And we got the engineering done, said you can do this, you can go down 33, 34, whatever it was, feet in the bowl, and you won't get Puget Sound. You can preserve the compression ring. That thing, that's about $15 million worth of construction and it's seismically as sound today as it was when it was built in '62. You can preserve the roof, at least the roof line, you take the old roof off, because the diapers are no fun, and we put on new technology that didn't even exist in '62 when the Coliseum was built. Get rid of all the wires and all the floating panels and all of that stuff, and put a fixed roof on this thing. You can do all that.
So now it was the question of the politics of it, and the financing of it. And those were pins that we blocked. And the marching orders were, yeah, we can get behind it. And this was coming more from the council at this point. Because we had to pursue this, and you authorized us to go down and start talking to folks, to see if there was any political viability there. We can get behind it, but don't bring us any deal that costs one penny of taxpayer money. And those were the rules, and it was very clear and unequivocal. And that's without…if taxpayer dollars were going to be involved in this, it was DOA. Even back then in the early '90s. So we talked with the Ackerley group and said, "These are the rules of the game if we're going to get this done. Can you live with that?" And quite honestly they weren't sure they could. Nor were we, because we didn't know what you could do with this kind of a new building. But what the Ackerley group did commit to is a revenue sharing deal.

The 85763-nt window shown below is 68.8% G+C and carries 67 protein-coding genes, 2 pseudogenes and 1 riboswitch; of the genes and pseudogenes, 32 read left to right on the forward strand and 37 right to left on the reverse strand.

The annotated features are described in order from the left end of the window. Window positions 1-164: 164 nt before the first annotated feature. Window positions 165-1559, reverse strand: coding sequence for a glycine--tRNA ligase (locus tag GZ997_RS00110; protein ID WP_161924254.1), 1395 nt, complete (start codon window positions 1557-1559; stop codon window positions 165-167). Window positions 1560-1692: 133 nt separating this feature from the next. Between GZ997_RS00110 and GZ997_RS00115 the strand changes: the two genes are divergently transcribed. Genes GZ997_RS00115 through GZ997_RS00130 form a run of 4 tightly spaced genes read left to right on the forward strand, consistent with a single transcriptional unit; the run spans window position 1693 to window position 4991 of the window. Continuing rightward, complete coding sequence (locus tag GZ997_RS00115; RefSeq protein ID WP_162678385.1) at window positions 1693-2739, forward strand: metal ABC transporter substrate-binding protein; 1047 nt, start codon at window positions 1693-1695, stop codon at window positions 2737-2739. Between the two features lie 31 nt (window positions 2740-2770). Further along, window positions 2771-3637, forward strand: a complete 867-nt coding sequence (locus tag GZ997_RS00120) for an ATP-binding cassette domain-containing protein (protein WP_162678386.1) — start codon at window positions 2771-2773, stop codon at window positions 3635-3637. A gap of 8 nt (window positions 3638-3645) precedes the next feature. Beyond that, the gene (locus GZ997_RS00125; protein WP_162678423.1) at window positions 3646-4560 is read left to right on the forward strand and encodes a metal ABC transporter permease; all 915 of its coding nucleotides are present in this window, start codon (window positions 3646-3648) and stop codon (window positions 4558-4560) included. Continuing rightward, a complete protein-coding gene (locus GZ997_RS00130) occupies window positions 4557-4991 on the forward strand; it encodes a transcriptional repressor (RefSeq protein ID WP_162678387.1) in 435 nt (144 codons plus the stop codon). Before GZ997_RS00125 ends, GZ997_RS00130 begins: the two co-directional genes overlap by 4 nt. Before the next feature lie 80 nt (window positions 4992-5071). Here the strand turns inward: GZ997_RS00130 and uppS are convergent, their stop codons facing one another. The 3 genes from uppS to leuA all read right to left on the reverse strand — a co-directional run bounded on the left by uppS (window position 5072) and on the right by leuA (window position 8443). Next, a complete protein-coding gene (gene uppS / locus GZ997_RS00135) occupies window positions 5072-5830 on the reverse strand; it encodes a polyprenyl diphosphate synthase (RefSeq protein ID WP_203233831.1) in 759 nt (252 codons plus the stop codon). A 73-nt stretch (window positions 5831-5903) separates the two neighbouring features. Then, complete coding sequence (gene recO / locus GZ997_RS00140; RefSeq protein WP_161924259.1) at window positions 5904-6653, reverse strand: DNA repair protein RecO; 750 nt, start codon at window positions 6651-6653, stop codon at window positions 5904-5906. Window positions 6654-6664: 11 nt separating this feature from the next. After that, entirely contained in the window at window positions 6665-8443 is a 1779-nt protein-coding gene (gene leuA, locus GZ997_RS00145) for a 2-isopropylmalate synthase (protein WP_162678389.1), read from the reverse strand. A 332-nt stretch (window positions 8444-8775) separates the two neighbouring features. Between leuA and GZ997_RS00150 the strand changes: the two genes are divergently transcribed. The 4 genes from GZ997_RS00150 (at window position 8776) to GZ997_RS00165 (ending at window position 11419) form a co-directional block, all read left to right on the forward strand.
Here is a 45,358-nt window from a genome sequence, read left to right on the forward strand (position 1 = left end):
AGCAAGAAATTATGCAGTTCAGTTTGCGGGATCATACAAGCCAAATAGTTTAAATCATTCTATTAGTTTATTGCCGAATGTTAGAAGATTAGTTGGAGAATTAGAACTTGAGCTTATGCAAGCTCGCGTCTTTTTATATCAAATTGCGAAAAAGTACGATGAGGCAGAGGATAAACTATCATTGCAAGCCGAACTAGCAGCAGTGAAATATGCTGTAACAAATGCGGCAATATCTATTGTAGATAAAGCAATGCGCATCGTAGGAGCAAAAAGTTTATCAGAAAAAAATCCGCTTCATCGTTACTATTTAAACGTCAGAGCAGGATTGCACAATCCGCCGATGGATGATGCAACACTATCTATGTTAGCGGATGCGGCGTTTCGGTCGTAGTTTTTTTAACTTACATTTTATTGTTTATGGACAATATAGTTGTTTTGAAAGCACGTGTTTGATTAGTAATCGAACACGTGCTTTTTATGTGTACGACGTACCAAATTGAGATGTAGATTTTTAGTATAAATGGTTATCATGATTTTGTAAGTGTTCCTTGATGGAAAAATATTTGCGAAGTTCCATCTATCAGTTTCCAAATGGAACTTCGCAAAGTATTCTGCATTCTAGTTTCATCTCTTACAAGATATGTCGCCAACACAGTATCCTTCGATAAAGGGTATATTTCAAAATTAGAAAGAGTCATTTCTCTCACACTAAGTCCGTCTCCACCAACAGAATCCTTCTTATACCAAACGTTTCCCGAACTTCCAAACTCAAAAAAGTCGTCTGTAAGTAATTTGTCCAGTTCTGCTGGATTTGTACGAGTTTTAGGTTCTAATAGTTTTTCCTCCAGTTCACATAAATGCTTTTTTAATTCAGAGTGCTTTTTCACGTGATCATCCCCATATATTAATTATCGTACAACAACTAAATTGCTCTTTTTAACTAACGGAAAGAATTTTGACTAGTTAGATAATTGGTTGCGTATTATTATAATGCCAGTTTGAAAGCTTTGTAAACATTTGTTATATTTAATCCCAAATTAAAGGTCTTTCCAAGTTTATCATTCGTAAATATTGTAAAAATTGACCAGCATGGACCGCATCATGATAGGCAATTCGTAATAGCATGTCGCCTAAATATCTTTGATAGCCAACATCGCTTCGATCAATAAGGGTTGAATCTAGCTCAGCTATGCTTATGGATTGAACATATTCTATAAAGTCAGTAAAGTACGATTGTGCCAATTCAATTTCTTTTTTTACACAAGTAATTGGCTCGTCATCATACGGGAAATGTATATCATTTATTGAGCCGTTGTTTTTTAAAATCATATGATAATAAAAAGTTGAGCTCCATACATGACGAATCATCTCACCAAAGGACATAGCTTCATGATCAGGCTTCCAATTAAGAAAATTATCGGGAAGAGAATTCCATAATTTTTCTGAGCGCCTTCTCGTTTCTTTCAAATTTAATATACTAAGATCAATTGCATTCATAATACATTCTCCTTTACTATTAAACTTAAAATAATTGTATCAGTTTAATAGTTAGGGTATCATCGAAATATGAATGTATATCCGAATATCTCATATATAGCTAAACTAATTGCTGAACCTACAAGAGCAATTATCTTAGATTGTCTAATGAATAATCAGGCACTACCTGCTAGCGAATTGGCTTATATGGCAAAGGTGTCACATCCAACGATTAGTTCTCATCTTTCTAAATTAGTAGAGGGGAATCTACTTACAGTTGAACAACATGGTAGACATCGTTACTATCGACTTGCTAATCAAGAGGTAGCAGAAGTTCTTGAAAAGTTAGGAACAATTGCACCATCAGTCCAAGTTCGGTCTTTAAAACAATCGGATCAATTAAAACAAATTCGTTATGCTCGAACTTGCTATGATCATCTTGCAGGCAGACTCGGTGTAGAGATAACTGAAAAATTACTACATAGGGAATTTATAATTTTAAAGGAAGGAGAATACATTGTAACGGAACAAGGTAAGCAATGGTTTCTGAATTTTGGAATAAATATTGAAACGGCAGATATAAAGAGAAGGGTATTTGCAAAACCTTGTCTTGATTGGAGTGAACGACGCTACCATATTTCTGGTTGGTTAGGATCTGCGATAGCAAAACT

And we thought, well, if we can model this thing in such a way that it can kick off enough income that can be shared with both the city to service the debt and to return value to the bottom line of the Sonics, who needed to earn more income to stay competitive, we got a deal. So we really spent the next year probably with armbands and visors doing pro formas that would fill this room about how that would work. So we put together, we being the Seattle Center, we put together a financial model on pro forma, schlock up to 5th Avenue where the Ackerley offices were at that time, and I would sit down with Bill, and we'd go over it, and say, "Well, if we split the revenues from the suites, if we can get this value from this weeks, if we can get these kind of per capitas from the concessions, and et cetera, et cetera, et cetera. And you guys take this much, and the city takes this much, we can service the debt."